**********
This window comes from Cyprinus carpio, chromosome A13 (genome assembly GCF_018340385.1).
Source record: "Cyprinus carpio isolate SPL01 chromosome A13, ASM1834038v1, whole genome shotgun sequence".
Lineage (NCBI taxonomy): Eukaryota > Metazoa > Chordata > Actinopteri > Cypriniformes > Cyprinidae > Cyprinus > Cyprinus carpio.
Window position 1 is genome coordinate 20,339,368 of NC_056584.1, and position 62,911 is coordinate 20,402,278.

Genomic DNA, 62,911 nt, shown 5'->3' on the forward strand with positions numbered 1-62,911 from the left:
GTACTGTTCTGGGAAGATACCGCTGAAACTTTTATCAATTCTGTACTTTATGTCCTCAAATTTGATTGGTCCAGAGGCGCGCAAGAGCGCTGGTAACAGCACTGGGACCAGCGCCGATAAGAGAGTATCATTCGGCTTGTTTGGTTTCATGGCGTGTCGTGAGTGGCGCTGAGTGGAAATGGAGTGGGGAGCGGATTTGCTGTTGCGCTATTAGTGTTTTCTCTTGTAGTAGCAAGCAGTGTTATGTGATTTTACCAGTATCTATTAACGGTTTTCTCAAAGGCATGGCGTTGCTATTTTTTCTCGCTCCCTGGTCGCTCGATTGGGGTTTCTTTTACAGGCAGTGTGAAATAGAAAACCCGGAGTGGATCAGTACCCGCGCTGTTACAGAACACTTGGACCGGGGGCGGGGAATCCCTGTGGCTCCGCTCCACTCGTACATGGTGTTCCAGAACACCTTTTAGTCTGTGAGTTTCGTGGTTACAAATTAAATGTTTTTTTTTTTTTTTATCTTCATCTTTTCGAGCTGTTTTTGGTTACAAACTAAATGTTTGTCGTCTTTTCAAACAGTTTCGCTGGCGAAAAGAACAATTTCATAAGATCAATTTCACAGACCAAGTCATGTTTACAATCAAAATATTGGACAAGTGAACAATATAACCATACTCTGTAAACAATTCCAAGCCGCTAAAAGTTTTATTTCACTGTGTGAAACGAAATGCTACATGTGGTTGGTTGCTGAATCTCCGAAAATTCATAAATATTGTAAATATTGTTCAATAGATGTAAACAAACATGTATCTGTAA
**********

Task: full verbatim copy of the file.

This window comes from Cyprinus carpio, chromosome A13 (genome assembly GCF_018340385.1).
Source record: "Cyprinus carpio isolate SPL01 chromosome A13, ASM1834038v1, whole genome shotgun sequence".
Lineage (NCBI taxonomy): Eukaryota > Metazoa > Chordata > Actinopteri > Cypriniformes > Cyprinidae > Cyprinus > Cyprinus carpio.
Window position 1 is genome coordinate 20,339,368 of NC_056584.1, and position 62,911 is coordinate 20,402,278.

Genomic DNA, 62,911 nt, shown 5'->3' on the forward strand with positions numbered 1-62,911 from the left:
GTACTGTTCTGGGAAGATACCGCTGAAACTTTTATCAATTCTGTACTTTATGTCCTCAAATTTGATTGGTCCAGAGGCGCGCAAGAGCGCTGGTAACAGCACTGGGACCAGCGCCGATAAGAGAGTATCATTCGGCTTGTTTGGTTTCATGGCGTGTCGTGAGTGGCGCTGAGTGGAAATGGAGTGGGGAGCGGATTTGCTGTTGCGCTATTAGTGTTTTCTCTTGTAGTAGCAAGCAGTGTTATGTGATTTTACCAGTATCTATTAACGGTTTTCTCAAAGGCATGGCGTTGCTATTTTTTCTCGCTCCCTGGTCGCTCGATTGGGGTTTCTTTTACAGGCAGTGTGAAATAGAAAACCCGGAGTGGATCAGTACCCGCGCTGTTACAGAACACTTGGACCGGGGGCGGGGAATCCCTGTGGCTCCGCTCCACTCGTACATGGTGTTCCAGAACACCTTTTAGTCTGTGAGTTTCGTGGTTACAAATTAAATGTTTTTTTTTTTTTTTATCTTCATCTTTTCGAGCTGTTTTTGGTTACAAACTAAATGTTTGTCGTCTTTTCAAACAGTTTCGCTGGCGAAAAGAACAATTTCATAAGATCAATTTCACAGACCAAGTCATGTTTACAATCAAAATATTGGACAAGTGAACAATATAACCATACTCTGTAAACAATTCCAAGCCGCTAAAAGTTTTATTTCACTGTGTGAAACGAAATGCTACATGTGGTTGGTTGCTGAATCTCCGAAAATTCATAAATATTGTAAATATTGTTCAATAGATGTAAACAAACATGTATCTGTAA